Every weekend we pick out one under-23 player from around Europe and analyse their performance to provide you with an in-depth scouting report.
This week, we head to the Netherlands to focus on Ajax’s 2-1 defeat to Heracles in the Eredivisie and the man we analyse is 18-year-old Justin Kluivert – the son of Barcelona legend Patrick.
Goals – 0
Shots – 2 (tied 4th)
Shots on target – 1 (tied 3rd)
Touches – 57 (9th)
Passes – 31 (9th)
Key passes – 3 (2nd)
Dribbles – 3 (1st)
Dispossessed – 1 (4th)
At 5″7′ his diminutive frame stands out because of the complete contrast to the players around him but his low centre of gravity gives him great agility which he used frequently to turn in behind Heracles full-back Bart van Hintum.
Operating on the right of a front three with Kasper Dolberg playing through the middle, he had the licence to attack his man but as is often the case with talented young prospects, his end product was imprecise.
Getting into threatening positions was a far easier task for him than making use of it but every time he got on the ball he was direct and had his full back on the backfoot.
The 18-year-old is a classic Ajax winger in that he looks to beat his man and then get the ball immediately into the box rather looking to cut inside and shoot.
But then he also intelligent movement as demonstrated with a solid strike as he cut in from his wide berth only to see his effort saved by the host’s stopper Bram Castro.
A promising display even if the result didn’t go Ajax’s way.
16th min – The teenager was a constant outlet on the right and but his crossing needs a little work, as exemplified when he received a ball with plenty of time and space only to overhit his ball into the box and into the hands of Castro.
25th min – Showed brilliant balance to drop the shoulder and sprint in behind right-back Van Hintum but again the end product was poor and with men in the box his cross sailed away from danger.
32nd min – Perfectly-timed run from the right was well slipped in by Amin Younes and his first-time shot was hit with power but straight at Castro who parried over the bar.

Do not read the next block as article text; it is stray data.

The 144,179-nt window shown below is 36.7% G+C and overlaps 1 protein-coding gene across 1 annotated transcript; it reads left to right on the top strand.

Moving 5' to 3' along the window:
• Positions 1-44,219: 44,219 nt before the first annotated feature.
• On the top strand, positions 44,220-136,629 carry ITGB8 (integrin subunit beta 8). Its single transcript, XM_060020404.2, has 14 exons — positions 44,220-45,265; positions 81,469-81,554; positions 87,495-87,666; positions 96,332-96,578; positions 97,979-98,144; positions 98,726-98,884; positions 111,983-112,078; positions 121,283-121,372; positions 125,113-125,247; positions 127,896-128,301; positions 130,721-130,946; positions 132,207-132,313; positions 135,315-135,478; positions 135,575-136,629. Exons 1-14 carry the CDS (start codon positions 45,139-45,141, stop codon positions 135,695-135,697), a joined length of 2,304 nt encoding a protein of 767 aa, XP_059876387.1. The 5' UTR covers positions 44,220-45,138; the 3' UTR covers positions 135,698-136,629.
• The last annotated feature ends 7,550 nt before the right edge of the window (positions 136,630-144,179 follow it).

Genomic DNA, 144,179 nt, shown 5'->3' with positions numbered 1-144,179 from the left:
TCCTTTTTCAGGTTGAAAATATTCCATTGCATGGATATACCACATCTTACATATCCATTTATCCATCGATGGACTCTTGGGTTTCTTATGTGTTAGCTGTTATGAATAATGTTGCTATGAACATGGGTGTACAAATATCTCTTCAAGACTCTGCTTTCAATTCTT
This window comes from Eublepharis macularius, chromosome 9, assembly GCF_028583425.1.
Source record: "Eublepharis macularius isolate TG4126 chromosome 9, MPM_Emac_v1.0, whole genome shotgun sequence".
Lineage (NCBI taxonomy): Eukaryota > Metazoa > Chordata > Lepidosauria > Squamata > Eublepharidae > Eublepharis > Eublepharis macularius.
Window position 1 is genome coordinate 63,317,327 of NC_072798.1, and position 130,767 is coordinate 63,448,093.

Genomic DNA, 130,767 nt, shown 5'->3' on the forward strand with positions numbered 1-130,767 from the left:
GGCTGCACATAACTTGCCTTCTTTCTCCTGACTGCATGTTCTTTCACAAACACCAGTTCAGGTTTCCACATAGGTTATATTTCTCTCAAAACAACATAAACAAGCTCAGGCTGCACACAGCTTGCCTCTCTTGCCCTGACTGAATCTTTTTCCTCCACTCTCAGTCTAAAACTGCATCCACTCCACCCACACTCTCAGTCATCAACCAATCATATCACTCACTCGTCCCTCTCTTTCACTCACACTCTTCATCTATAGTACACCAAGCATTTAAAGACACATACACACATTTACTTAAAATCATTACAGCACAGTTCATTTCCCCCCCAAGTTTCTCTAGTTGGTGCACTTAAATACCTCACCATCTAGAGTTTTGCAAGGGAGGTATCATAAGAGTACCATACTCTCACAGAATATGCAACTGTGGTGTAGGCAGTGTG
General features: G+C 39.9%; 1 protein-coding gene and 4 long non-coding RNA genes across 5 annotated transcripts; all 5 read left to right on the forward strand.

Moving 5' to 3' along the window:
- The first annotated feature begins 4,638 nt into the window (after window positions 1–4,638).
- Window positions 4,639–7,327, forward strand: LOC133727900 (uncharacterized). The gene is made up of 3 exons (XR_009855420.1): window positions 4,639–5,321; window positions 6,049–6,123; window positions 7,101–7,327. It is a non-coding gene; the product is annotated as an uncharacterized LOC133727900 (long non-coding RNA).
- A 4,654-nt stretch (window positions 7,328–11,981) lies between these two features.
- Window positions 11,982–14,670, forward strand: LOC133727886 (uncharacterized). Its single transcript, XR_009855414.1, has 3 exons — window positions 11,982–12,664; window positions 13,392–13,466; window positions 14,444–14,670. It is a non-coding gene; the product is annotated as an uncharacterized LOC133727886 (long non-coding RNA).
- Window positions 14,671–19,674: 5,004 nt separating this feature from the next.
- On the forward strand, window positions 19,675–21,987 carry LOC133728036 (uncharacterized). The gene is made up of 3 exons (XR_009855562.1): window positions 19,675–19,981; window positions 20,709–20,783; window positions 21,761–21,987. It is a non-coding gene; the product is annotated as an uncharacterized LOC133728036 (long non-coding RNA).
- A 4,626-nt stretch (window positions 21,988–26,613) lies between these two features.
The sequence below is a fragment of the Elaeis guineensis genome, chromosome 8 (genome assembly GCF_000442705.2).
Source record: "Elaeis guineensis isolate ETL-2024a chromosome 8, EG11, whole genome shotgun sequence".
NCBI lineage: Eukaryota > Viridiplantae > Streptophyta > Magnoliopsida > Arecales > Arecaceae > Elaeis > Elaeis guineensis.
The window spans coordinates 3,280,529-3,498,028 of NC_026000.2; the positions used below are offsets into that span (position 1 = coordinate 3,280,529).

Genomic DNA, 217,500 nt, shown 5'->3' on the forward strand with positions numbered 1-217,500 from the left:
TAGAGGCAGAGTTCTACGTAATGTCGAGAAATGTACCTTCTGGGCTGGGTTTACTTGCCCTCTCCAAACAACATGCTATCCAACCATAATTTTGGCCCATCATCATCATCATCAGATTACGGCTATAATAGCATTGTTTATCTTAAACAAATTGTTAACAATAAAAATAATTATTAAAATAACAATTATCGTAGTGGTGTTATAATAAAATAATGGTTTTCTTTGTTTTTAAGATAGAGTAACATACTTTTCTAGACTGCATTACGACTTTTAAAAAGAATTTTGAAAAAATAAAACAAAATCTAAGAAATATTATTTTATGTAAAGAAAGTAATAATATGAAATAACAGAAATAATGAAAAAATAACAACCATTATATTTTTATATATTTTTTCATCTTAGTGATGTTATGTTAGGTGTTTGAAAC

47th min – Lofted ball over the top found him in space and he sped away to the byline and fired a wicked ball to the near post but Kasper Dolberg couldn’t find a clean connection.
55th min – Heracles countered from an Ajax corner but he tracked back to fill in at the centre of defence and intercepted a dangerous through ball.
58th min – Silky first touch to turn the ball around Van Hintum on the halfway line, burned in behind the empty space but as he got to the edge of box delayed and then blasted a wayward cross out into touch.
Tidy passing, direct and positive when on the ball just the end product was lacking from an otherwise solid performance.
He was subbed in the 84th minute as Ajax chased an equaliser but his ability is obvious and it’s a case of allowing the teenager to fully establish himself.
The times certainly seem to be changing. In its most attention-grabbing form, the new benchmark of €222 million (Dh963.8m) for Neymar has seen the unattainably preposterous become unfathomable reality. Summer madness at its most extreme.
Yet this paradigm-shifting outlay by Paris Saint-Germain is just one aspect of a more profound and all-encompassing trend which has grabbed hold of the market. A reframing is at play, floods of both TV money and largesse from owners combining to alter behaviour.
It can currently be witnessed in Southampton’s stubborness over Virgil van Dijk. From Borussia Dortmund openly detailing why their demands have pushed beyond €100m (Dh434.2m) for a player in Ousmane Dembele which they purchased last summer for €15m (Dh65.1m). Then to the amicable Philippe Coutinho causing civil war at Liverpool to force through his own move to Barcelona.
A paradox is at play. Manchester United this year becoming the first club to surpass the $3 billion (Dh13bn) threshold in valuation by KPMG helps prove there has never been more money in football, yet it appears making transfers is proving more difficult than ever. The art of negotiation is no longer needed. Accounts buttressed by burgeoning revenue streams ensure a steep price is paid, or no deal is made – as Manchester City’s no-expense-spared pursuit of full-backs has shown.